With the climate change negotiations in Paris just two weeks away, the world's biggest economies have made bold pledges to reduce carbon emissions and accelerate clean energy solutions. The momentum building to deploy expansive solar and wind energy is palpable here in New Delhi. Prime Minister Modi has announced plans to launch a International Solar Alliance during the Paris negotiations to drive markets in solar-rich countries around the world. The Ministry of New and Renewable Energy (MNRE) announced several new initiatives today at Intersolar India, the domestic solar industry's largest exhibition and conference, including the establishment of new 'solar zones' to encourage private sector development of huge solar projects.
Attracting some of the biggest names in solar energy, Intersolar participants include leading domestic and international companies and many states' energy ministers. It was announced that state-level solar projects on track to be commissioned next year may become the four largest solar projects in the world once fully built.
The Government of India is balancing the need for climate action with rapid development and providing energy for its urbanizing cities and rural villages, including 300 million people without access to modern electricity. To build a low-carbon future and curb climate change, the Indian government has committed to 175 gigawatts (GW) of renewable energy by 2022, including 100 GW of solar and 60 GW of wind energy, and adopted a suite of ambitious climate actions as part of the Paris climate agreement.
Construction of a solar power plant in Rajasthan. Â© Bhaskar Deol, NRDC
India's flagship National Solar Mission is still struggling with barriers to scaling the 4 GW solar market to reach the ambitious 100 GW solar target within 7 years. Challenges include attracting large-scale affordable financing, enforcing the Renewable Purchase Obligation (RPO), the financial health of power distribution companies (DISCOMs), and land acquisition.
In a key policy change, MNRE announced at Intersolar that it is revising the RPO to strengthen enforcement and create a separate 8-10% RPO strictly for solar energy until 2022. MNRE's new initiative to create 'solar zones' could help solve some persistent transmission and land acquisition issues. The Ministry of Power has also announced a plan to help alleviate the liabilities of debt-ridden DISCOMs that make them reticent to purchase electricity generated by solar projects.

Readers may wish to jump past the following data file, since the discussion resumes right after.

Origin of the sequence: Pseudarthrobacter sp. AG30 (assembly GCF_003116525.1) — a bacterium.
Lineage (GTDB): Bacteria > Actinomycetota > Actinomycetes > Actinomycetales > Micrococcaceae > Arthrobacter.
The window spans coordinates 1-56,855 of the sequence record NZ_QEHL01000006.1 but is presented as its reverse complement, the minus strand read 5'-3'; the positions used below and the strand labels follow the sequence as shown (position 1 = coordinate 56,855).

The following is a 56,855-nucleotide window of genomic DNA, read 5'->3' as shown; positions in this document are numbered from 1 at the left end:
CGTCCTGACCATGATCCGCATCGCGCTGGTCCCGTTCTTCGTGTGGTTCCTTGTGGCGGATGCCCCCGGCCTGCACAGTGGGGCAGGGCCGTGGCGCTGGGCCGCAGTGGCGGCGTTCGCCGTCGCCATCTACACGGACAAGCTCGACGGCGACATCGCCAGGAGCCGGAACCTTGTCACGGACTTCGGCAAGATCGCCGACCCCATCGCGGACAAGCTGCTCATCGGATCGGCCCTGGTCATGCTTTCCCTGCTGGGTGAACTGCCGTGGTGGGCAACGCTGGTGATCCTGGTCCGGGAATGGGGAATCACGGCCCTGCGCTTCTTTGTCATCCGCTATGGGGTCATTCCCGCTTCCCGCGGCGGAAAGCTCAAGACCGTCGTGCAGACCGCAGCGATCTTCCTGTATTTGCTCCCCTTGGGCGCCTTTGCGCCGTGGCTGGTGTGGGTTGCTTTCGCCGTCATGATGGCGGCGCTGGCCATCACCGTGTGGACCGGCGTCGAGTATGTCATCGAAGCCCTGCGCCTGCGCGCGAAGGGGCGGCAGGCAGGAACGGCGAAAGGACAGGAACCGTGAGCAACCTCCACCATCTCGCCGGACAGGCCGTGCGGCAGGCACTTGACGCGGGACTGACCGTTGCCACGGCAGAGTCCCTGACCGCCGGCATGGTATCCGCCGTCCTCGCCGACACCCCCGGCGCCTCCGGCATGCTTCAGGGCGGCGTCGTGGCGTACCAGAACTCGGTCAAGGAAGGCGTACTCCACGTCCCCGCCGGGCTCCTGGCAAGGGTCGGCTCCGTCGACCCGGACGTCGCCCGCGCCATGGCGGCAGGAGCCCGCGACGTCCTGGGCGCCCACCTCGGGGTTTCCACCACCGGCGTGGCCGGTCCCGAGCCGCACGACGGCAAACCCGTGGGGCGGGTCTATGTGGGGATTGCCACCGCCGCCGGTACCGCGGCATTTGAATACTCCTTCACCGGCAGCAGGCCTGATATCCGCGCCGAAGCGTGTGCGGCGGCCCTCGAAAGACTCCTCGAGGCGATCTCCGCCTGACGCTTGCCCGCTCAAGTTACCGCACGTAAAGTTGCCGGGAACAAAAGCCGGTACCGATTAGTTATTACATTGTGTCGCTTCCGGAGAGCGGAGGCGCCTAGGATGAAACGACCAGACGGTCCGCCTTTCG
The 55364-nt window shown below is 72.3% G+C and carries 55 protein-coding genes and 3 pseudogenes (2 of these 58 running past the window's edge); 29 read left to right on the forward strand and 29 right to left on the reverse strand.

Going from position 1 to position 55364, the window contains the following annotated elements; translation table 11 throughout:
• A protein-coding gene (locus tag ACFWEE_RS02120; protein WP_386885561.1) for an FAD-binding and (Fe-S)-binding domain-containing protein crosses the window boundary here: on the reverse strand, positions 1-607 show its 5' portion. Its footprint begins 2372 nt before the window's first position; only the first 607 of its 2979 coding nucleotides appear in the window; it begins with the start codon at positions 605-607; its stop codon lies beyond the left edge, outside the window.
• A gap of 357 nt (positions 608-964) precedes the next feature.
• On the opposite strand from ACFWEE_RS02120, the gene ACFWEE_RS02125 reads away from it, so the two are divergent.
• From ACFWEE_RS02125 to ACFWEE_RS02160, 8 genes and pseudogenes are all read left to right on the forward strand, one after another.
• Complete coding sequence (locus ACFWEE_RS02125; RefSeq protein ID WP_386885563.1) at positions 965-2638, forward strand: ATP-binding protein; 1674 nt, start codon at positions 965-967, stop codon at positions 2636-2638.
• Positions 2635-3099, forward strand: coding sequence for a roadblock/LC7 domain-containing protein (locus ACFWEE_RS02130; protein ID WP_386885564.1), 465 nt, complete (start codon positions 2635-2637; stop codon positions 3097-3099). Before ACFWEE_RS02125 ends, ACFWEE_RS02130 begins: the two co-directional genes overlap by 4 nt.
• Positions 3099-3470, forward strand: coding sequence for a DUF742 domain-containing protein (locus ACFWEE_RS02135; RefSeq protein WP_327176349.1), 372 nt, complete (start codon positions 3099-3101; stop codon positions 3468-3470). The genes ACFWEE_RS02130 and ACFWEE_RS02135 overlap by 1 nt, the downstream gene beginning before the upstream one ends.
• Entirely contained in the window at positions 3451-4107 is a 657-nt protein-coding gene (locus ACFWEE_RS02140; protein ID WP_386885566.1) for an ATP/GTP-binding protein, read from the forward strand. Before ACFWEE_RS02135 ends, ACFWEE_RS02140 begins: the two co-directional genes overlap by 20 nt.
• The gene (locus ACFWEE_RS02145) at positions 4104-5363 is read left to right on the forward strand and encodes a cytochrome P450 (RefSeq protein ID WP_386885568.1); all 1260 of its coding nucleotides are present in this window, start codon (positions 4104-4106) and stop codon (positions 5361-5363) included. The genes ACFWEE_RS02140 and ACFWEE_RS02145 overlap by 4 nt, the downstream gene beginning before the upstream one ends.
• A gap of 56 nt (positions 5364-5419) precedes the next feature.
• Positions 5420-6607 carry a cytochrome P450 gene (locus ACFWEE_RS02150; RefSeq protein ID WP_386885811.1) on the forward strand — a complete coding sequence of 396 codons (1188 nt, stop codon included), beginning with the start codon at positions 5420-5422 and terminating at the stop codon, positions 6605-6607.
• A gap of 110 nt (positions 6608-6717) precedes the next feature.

NRDC's Nehmat Kaur highlighted opportunities for market and finance innovation at Intersolar to help secure more financing for renewable energy and demonstrate its economic benefits. Based on analysis by NRDC and our partner Council on Energy, Environment and Water (CEEW), if India achieves its target of 100 GW of installed solar energy by 2022, as many as 1 million full-time equivalent (FTE) jobs could be created. Between 2011 and 2014, 24,000 FTE jobs were generated through solar photovoltaic (PV) projects alone. The rapid expansion of clean energy installations creates green jobs and supports local economies. Looking ahead, the provision of job creation numbers by Indian companies can help guide policy decisions as the framework is developed for how India will achieve the National Solar Mission's 2022 target.
Electrical wires in Chennai. Photo by Vinoth Chandar under Creative Commons licensing.
NRDC and CEEW are also holding a roundtable series and analyzing existing gaps in solar certification and training programs to recommend policies to support the creation of a skilled workforce able to build and operate solar projects around the country. Early findings include that skilled workers are needed in unelectrified villages to install, electrify, operate and maintain solar power operation (appx. 600,000 such villages exist). According to the solar industry, the top challenge to hiring employees to install solar energy projects in India is currently a lack of availability of skilled workers. There are also geographical gaps. Skill trainings for electrical, operations & maintenance need to happen locally, meaning new and expanding training programs must prioritize geographical diversity.
On the financing front, recent examples of sustainable finance - including green bond issuances by government, private sector banks and equity and debt listing by companies - indicate significant progress being made in overcoming financing barriers. An NRDC-CEEW joint Initiative for Clean Energy Finance is exploring the prime opportunities to strengthen existing domestic financing channels and to foster new channels and products. Thus far, emerging finance solutions include green bonds to raise capital through the debt markets, green banks, and dollar-linked power contracts to attract international investment.
As the Paris climate change summit approaches, this momentum to propel India's clean energy markets forward is critical. India's role in the climate negotiations is "pivotal," as France's Foreign Minister commented today in New Delhi. With strong leadership, India can support and enable a needed scaling up of the renewable energy sector to sustainably power its future and help mitigate climate change's worst impacts.